PHILADELPHIA – For years, scientists have been trying to make injured spinal cords grow back, with limited success.
Lying awake in bed one night, University of Pennsylvania neurobiologist Douglas Smith came up with an offbeat alternative: Instead of trying to regrow the damaged nerves, how about taking nerve cells from elsewhere in the body and getting them to stretch? After all, he reasoned, a similar process must occur when whales and giraffes grow their spinal cords to tremendous lengths.
So far, it’s working. Smith and his University of Pennsylvania colleagues have taken clumps of non-essential nerve-cell bodies from rats, stretched them very slowly — a millimeter or two a day, in specially constructed stretching boxes — and successfully implanted them into other rats with injured spinal cords.
Still to come are tests to show whether the implanted nerves actually work. Any trials on humans are years away.
But the research is seen as promising, and is just one of several dramatic recent advances in science’s quest to reverse the irreversible.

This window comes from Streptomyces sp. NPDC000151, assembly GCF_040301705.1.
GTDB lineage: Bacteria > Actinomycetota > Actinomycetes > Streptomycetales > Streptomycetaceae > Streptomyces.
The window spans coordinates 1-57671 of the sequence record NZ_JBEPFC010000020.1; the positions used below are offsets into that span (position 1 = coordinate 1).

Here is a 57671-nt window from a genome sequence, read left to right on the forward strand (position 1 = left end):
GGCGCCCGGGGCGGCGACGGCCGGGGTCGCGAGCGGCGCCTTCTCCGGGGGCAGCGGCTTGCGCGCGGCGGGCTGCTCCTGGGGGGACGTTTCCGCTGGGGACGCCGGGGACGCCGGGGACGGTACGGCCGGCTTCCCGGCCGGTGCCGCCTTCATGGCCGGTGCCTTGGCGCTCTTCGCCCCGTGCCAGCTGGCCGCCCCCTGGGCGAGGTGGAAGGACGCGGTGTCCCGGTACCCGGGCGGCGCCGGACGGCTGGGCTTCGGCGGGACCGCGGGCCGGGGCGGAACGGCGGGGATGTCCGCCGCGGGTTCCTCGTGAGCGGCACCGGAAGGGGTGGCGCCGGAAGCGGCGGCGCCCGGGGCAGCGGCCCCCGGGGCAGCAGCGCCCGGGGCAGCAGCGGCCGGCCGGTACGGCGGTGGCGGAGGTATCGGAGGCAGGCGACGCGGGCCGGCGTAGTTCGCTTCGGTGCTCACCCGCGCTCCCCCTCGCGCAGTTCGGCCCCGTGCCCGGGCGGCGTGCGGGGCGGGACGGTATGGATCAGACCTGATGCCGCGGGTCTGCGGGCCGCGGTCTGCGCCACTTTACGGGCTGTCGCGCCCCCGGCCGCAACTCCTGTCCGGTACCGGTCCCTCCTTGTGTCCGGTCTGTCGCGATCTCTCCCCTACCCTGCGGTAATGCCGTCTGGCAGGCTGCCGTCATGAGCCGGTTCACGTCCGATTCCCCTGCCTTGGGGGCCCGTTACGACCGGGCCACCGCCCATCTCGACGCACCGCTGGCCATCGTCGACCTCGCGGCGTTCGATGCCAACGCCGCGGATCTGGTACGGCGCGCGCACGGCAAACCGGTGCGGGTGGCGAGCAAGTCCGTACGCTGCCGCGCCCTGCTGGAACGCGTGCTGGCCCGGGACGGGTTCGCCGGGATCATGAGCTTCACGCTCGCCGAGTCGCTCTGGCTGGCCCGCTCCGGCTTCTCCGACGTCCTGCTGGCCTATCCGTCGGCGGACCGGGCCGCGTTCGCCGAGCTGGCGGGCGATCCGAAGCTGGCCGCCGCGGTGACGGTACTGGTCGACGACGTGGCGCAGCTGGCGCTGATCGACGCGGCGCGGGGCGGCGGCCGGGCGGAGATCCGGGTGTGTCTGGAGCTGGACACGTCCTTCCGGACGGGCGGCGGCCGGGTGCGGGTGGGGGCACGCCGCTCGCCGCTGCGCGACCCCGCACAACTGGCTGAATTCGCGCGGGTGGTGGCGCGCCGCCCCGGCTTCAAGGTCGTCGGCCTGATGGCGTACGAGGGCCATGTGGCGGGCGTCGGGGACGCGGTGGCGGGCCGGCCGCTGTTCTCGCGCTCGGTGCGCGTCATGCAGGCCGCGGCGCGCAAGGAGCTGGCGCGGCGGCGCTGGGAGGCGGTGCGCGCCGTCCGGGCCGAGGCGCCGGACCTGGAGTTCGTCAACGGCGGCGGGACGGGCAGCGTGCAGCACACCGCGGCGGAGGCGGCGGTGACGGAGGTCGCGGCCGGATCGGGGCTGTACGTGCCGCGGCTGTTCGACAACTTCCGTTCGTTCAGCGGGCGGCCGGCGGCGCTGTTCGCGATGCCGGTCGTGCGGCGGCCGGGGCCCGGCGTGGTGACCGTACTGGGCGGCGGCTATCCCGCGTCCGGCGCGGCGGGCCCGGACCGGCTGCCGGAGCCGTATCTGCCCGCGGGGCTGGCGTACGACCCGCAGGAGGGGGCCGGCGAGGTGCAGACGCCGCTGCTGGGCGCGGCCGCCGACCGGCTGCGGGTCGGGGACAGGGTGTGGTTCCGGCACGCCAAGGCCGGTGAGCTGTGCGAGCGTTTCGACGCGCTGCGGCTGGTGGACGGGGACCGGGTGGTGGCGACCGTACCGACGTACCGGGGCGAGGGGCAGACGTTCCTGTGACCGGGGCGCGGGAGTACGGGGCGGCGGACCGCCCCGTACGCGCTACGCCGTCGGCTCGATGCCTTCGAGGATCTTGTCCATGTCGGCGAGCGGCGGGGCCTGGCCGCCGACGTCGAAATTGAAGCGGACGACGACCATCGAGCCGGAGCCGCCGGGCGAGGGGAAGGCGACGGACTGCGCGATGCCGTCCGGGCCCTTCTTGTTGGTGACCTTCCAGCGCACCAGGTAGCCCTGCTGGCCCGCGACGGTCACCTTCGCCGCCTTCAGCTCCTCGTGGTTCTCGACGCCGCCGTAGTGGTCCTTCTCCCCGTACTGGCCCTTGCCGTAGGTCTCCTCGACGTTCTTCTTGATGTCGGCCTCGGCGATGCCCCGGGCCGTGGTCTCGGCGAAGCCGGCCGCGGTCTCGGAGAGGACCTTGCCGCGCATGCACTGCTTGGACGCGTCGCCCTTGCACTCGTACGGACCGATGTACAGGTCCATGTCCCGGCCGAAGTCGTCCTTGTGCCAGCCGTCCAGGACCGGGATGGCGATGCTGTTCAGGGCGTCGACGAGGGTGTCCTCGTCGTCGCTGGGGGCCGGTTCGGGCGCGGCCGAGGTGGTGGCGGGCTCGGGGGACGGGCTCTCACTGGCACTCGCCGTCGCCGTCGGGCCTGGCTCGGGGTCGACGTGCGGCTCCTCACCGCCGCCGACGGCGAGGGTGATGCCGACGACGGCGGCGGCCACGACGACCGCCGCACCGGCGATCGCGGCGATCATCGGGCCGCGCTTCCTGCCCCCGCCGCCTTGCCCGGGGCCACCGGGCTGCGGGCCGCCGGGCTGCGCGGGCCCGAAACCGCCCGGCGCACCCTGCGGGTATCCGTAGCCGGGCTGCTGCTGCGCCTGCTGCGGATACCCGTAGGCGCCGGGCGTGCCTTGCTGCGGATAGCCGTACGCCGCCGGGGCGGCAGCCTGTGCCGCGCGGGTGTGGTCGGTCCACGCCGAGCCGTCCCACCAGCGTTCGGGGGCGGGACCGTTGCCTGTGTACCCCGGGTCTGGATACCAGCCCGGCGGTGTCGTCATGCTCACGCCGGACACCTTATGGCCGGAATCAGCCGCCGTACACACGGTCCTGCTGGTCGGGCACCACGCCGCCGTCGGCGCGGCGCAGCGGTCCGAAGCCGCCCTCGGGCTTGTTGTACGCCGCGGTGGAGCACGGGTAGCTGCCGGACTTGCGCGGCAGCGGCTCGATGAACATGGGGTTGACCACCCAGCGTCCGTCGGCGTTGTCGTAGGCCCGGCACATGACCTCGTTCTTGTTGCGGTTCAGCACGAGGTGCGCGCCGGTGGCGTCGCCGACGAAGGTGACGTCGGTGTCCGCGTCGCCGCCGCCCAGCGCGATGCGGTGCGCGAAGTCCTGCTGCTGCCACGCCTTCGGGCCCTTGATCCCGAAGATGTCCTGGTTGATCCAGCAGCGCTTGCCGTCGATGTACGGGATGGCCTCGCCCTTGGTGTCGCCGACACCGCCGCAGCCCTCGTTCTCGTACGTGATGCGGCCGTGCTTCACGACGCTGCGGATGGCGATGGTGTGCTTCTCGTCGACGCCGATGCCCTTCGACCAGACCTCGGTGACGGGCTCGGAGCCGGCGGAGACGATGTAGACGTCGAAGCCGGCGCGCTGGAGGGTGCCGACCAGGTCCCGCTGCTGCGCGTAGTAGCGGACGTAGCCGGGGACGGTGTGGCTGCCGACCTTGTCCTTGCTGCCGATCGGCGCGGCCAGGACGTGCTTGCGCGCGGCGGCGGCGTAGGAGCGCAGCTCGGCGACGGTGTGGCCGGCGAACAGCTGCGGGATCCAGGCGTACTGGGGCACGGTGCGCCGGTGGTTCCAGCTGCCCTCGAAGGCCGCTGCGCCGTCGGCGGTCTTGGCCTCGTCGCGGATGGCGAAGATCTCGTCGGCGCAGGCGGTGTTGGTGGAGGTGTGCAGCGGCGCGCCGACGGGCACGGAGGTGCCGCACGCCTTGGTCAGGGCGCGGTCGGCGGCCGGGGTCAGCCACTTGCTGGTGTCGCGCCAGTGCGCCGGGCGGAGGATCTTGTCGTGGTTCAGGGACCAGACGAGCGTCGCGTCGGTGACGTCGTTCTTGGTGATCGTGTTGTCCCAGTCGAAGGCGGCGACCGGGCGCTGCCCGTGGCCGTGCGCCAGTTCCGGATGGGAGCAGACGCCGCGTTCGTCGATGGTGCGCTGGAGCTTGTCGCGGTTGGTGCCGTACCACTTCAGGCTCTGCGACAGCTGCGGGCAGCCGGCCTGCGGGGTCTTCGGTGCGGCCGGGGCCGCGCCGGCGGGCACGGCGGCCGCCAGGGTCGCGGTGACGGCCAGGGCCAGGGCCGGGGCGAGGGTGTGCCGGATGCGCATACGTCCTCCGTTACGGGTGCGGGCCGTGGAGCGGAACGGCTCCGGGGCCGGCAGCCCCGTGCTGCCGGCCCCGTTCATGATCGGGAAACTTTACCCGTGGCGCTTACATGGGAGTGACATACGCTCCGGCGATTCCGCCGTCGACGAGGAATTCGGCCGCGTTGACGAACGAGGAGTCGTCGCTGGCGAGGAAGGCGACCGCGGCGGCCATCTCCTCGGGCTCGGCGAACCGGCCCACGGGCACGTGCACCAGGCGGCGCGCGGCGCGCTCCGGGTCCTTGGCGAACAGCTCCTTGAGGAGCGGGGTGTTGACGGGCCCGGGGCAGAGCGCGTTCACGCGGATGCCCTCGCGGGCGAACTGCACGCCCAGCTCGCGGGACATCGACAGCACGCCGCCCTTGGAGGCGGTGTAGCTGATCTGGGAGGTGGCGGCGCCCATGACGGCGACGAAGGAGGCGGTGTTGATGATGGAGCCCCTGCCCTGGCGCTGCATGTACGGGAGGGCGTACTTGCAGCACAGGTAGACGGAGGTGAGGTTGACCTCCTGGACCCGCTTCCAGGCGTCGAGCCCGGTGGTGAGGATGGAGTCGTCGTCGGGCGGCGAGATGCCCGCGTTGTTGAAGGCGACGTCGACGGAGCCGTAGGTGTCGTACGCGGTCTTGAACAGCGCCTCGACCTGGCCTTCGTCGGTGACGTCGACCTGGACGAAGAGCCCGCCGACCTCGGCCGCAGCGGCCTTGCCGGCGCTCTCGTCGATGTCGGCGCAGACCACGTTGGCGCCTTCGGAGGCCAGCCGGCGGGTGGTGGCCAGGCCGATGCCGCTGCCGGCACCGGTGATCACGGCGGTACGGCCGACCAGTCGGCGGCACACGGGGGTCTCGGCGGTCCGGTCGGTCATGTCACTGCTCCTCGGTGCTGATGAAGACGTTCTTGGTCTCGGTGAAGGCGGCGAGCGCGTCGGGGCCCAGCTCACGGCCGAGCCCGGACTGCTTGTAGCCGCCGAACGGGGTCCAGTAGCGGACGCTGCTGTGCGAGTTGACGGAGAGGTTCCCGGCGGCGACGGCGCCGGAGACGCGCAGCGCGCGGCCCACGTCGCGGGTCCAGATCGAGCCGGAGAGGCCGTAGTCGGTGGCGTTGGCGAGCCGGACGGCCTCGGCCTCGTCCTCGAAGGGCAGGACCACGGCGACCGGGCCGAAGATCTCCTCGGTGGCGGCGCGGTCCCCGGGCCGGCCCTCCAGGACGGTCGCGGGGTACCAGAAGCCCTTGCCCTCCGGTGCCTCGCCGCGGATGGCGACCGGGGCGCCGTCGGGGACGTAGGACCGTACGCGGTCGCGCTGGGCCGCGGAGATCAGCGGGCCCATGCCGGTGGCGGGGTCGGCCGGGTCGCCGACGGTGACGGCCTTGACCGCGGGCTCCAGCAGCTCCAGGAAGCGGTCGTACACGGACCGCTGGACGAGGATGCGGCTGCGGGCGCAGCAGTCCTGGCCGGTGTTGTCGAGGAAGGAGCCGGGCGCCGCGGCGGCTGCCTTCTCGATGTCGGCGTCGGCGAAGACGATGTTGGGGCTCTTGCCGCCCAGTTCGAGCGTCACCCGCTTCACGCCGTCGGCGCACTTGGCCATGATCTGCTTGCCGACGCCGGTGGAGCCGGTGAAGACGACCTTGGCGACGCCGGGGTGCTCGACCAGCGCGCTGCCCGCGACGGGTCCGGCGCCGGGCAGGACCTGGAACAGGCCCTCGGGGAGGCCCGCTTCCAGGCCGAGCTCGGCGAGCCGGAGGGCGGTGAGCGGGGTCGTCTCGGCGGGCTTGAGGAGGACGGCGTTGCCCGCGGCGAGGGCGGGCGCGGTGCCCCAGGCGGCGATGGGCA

Some scientists are using drugs to limit the harmful inflammation and other secondary damage that arises within hours of a spinal injury. Others, including Drexel University’s prominent spinal-cord group, have restored some muscular function in lab animals by using neural stem cells.
Still others are using drugs to stimulate neural regrowth. A variety of clinical trials are under way or about to begin.
The breadth of activity reflects what some see as a coming of age of spinal-cord science. It has been boosted by a shift in federal spending priorities and an increase in private funds — attributed in part to the lobbying efforts of Dana Reeve, who died this month, and her late husband, actor Christopher Reeve.
Scientists caution against raising the hopes of those with spinal-cord injuries, of whom there are an estimated 250,000 in the United States, according to the University of Alabama-Birmingham. There are no immediate expectations that paralyzed people will walk again, and researchers say that right now, that isn’t even the primary goal.
By Tom Avril
KNIGHT RIDDER NEWS SERVICE